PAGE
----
UK Market Points the Way

With the exception of Italy, the birthplace of pizza and a market radically different than any other, the UK offers several insights into the likely evolution of pizza foodservice in the more-developed markets of North America and Western Europe.

Pizza in the UK is a market with significant chained presence as well as a multi-tiered structure, with more-premium full-service operators increasingly distinct from value-priced 100% HDTA operators and supermarket pizzas.

Securing a niche in this kind of environment is expected to become the first order of business for many pizza operators in North America and Western Europe over the next five years, with pizza full-service operators moving to differentiate themselves with higher-quality presentation focused on fresher ingredients and a more upmarket ambiance, while pizza 100% HDTA operators are expected to double down on convenience-oriented measures such as online and mobile phone ordering, pressing their key advantage relative to packaged frozen and chilled pizzas.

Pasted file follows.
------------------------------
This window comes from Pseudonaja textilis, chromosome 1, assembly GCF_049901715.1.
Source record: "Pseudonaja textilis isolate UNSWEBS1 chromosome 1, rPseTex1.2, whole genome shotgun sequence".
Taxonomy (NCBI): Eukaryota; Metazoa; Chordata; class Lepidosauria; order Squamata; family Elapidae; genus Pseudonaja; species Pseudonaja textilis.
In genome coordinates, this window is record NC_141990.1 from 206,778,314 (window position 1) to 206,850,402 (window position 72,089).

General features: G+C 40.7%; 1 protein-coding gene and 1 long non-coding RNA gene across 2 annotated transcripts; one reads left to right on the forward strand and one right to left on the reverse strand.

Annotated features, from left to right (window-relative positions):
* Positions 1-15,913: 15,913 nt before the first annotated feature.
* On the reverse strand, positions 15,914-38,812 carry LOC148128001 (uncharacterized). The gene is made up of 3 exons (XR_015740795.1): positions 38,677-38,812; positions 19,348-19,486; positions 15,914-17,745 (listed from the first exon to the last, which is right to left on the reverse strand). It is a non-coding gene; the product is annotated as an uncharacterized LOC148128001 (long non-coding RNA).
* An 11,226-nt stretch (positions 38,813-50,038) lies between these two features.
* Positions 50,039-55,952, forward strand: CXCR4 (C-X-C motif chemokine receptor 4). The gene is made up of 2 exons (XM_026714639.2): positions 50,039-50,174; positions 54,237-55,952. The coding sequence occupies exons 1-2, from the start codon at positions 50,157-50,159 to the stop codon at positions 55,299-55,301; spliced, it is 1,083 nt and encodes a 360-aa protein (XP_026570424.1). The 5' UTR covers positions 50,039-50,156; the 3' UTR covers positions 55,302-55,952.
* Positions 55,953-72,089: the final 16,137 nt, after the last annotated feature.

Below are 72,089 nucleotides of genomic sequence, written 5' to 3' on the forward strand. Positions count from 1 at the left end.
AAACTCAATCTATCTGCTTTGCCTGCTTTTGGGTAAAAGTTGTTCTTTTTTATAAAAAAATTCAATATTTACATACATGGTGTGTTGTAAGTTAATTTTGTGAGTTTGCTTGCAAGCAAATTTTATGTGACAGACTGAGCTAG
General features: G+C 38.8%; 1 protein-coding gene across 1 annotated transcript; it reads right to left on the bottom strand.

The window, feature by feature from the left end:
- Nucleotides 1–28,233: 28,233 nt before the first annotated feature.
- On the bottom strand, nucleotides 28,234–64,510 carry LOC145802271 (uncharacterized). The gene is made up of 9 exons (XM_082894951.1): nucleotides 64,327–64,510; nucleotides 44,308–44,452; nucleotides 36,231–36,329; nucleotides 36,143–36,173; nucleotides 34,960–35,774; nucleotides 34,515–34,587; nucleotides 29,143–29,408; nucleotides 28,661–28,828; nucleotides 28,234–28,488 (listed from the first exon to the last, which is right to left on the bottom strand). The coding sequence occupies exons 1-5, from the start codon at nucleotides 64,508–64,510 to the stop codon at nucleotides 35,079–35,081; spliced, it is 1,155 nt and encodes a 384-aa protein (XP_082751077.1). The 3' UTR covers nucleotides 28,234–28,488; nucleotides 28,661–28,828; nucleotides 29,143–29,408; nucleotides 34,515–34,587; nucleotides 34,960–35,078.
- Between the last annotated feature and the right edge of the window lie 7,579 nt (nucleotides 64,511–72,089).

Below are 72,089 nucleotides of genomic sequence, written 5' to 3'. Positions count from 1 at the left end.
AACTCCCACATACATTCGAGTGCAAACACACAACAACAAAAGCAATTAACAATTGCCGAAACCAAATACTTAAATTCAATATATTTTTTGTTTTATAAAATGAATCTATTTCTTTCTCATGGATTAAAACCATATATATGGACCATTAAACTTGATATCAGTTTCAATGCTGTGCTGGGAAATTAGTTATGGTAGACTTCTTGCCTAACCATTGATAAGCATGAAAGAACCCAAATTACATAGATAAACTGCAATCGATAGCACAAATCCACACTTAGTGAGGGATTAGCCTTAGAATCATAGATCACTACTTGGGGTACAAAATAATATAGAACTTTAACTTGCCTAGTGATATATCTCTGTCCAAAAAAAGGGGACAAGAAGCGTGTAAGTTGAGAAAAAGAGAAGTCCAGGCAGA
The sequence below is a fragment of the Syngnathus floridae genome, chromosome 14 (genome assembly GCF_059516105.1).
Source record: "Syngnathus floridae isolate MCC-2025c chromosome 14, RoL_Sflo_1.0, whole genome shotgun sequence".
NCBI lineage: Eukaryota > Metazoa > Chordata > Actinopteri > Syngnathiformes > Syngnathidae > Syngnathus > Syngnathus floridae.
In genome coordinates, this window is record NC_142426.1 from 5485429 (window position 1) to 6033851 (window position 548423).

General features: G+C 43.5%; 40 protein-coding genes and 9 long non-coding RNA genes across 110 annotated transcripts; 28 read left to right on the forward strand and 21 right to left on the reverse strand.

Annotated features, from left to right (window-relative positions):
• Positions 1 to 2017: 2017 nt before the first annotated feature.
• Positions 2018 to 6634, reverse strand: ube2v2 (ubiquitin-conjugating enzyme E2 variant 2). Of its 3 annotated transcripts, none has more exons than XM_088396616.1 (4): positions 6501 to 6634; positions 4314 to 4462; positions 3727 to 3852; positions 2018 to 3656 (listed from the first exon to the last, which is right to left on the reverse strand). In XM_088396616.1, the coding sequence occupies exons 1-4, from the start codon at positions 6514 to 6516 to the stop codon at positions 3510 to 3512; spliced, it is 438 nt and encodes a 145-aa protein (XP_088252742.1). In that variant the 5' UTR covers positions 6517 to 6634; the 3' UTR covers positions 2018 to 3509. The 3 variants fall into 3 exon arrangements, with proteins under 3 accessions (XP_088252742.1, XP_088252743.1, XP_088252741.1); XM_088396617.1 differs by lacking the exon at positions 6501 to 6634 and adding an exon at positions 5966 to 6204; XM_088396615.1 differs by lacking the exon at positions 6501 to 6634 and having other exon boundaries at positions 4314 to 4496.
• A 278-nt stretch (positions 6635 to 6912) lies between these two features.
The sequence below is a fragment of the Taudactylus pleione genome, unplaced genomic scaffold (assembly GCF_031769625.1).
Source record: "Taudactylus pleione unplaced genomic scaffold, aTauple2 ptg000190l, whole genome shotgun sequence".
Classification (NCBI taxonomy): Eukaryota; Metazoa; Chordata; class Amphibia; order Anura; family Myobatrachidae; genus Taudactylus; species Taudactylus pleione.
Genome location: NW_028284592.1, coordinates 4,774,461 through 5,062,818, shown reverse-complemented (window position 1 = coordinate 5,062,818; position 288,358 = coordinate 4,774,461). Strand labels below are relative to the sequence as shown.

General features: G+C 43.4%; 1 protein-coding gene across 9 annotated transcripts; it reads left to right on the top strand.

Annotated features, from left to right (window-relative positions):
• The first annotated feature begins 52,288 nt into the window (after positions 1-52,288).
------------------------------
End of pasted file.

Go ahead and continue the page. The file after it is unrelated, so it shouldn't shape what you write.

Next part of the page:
Casual dining operators such as Pizza Hut are expected to face pressure on all sides, increasingly undercut by decent-quality delivery and packaged pizzas, while lacking the quality to compete with higher-end chains such as ASK or Zizzi, as well as independents offering a simpler, fresher, more traditional take on the pizza.

While pizza fast food remains underdeveloped in both the UK and elsewhere, this remains a sector where a fast casual presentation can prove effective, and is projected to emerge over the forecast period—as noted, pizza is well-suited to the fast casual model, combining a limited number of ingredients with significant versatility.

Particularly when tied to a fresh, simple “traditional Italian” positioning, pizza can be sold as a high-quality and even a relatively healthy option, as evidenced by PizzaExpress’s new Leggera line, combining 500-calorie thin crust pizzas with a portion of salad. For a glimpse at what a significant portion of the future global pizza market could look like, one need look no further than the UK.